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Title 42 is here to stay (unless the ACLU defeats it)—08-06-21
Immigration news, in context
This is the ninetieth edition of BORDER/LINES, a weekly newsletter by Felipe De La Hoz and Gaby Del Valle designed to get you up to speed on the big developments in immigration policy. Reach out with feedback, suggestions, tips, and ideas at BorderLines.News@protonmail.ch.
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This week’s edition:
In The Big Picture, we examine the administration’s doubling down on Title 42, and the legal challenge against it.
In Under the Radar, we discuss a recent court order blocking the implementation of an executive order by Texas Gov. Greg Abbott targeting migrants in transit.
In Next Destination, we look at a recent USCIS rule change making it easier for children born abroad to same-sex parents to be considered natural-born U.S. citizens.
The Big Picture
The news: On Monday, the CDC formally announced that it was extending the so-called Title 42 restrictions along the U.S. land borders. This ends all the will-they, won’t-they speculation about how Biden would approach the most restrictive border policy in U.S. history, carried over from the Trump administration as a supposed public-health measure. The restrictions are in place indefinitely, until the CDC director—no doubt at the direction of the president—chooses to rescind them. Meanwhile, the ACLU has restarted a lawsuit against the order.
If you’re even a semi-regular reader of BORDER/LINES, you’re probably well aware of Title 42 by this point. To briefly recap, the shorthand here is referring to Title 42 of the United States Code, or the Public Health Service Act. You’ll notice that this is not Title 8, the Immigration and Nationality Act, because the CDC order really isn’t an immigration measure. Specifically, it leans on 42 USC § 265, “suspension of entries and imports from designated places to prevent spread of communicable diseases,” which permits the government to restrict the entry of people (and goods) from other countries when it determines that there is a “serious danger of the introduction” of a communicable disease.
Since last year, both the Trump and Biden administrations have interpreted that to mean that they’re allowed to expel would-be asylum seekers without evaluating their humanitarian claims. This interpretation is the brainchild of white nationalist and former Trump adviser Stephen Miller. As we’ve noted before, federal judges have called this premise into question, though so far have only ruled against the expulsion of unaccompanied minors. The scope of the program has narrowed slightly as the Biden administration has chosen to voluntarily keep exempting unaccompanied children after that judicial order was overturned, the Mexican government has refused to accept expelled families in certain parts of the border, and the government has instituted limited humanitarian exemptions (more on those later).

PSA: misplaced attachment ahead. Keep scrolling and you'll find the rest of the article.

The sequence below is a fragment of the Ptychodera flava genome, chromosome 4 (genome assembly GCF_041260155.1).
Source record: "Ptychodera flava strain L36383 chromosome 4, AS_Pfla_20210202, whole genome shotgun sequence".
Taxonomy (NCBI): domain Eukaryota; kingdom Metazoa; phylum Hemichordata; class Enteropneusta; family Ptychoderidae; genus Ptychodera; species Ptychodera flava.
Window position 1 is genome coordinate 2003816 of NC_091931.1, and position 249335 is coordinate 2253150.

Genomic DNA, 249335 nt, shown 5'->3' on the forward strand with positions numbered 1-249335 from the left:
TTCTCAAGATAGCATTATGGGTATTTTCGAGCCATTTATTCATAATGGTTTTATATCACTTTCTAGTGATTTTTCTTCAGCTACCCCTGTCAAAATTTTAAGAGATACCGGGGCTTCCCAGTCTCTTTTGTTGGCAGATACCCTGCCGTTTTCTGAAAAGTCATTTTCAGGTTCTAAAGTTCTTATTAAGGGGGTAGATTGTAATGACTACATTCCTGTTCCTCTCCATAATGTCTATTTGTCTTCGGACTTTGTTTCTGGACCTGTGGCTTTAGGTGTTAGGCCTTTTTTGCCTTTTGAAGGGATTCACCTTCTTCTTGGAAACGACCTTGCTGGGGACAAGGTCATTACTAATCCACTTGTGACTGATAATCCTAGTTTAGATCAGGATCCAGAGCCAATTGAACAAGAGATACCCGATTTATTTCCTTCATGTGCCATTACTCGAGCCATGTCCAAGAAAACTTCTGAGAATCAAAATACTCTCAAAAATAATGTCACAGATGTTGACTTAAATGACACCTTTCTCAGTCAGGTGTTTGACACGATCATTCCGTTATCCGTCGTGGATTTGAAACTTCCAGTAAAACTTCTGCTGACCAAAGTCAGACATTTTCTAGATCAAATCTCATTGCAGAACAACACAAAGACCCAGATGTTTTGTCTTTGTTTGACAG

Still, the measure remains in broad use across the border. After some Biden administration officials had feebly hinted at the idea that it may be terminated sometime in the late summer or early fall, this extension clearly indicates that it is doubling down on restriction. To drive that point home even further, Reuters’ Ted Hesson reported this week that the administration had begun flying some expelled Central American and Mexican families to southern Mexico instead of just sending them straight across the border. This is an attempt to not only evade some of the restrictions Mexico has been placing on cross-border family expulsions, but to prevent these families from simply trying again. It is as serious an indication as any we’ve seen so far that the administration has every intention to continue using this public health law to keep people out and far away from the United States.
The legal arguments against this use of Title 42 are manifold. In that unaccompanied minor lawsuit, the judge pointed out that the law itself has no mention of expulsions or anything remotely authorizing removal after someone has already entered the United States, only the suspension of introduction. The order very clearly conflicts with other areas of law, namely the asylum statutes, which generally give every noncitizen who’s set foot on U.S. soil the ability to present an asylum claim, and international law protecting the rights of refugees and enshrining the principle of non-refoulement, or non-return to danger. A spokesman for AFGE Local 1924, the union that represents asylum officers in the U.S. Citizenship and Immigration Services, went so far as to say that “every day Title 42 remains in place is a compounding violation of our obligations under the Refugee Convention and federal immigration law."
These arguments are now being pressed by the ACLU and several other legal and immigrant rights groups, which have a long-running lawsuit against the order. The organizations had suspended their litigation effort as they negotiated with the Biden administration on the potential end of Title 42, but are resuming it now that it’s become clear there’s no intention of terminating the order anytime soon. This ACLU-led initiative is now seeking a preliminary injunction to block the application of the order as the litigation moves through the courts. It’s not a quixotic effort, as there are plenty of coherent arguments to be made that the current use of Title 42 is plainly illegal. In the meantime, several of the humanitarian organizations that had been helping the administration identify people who might potentially be exempted from the order are pulling out, citing a lack of clarity and the violation of an understanding that this would be a stopgap measure on the path to Biden ending Title 42 once and for all.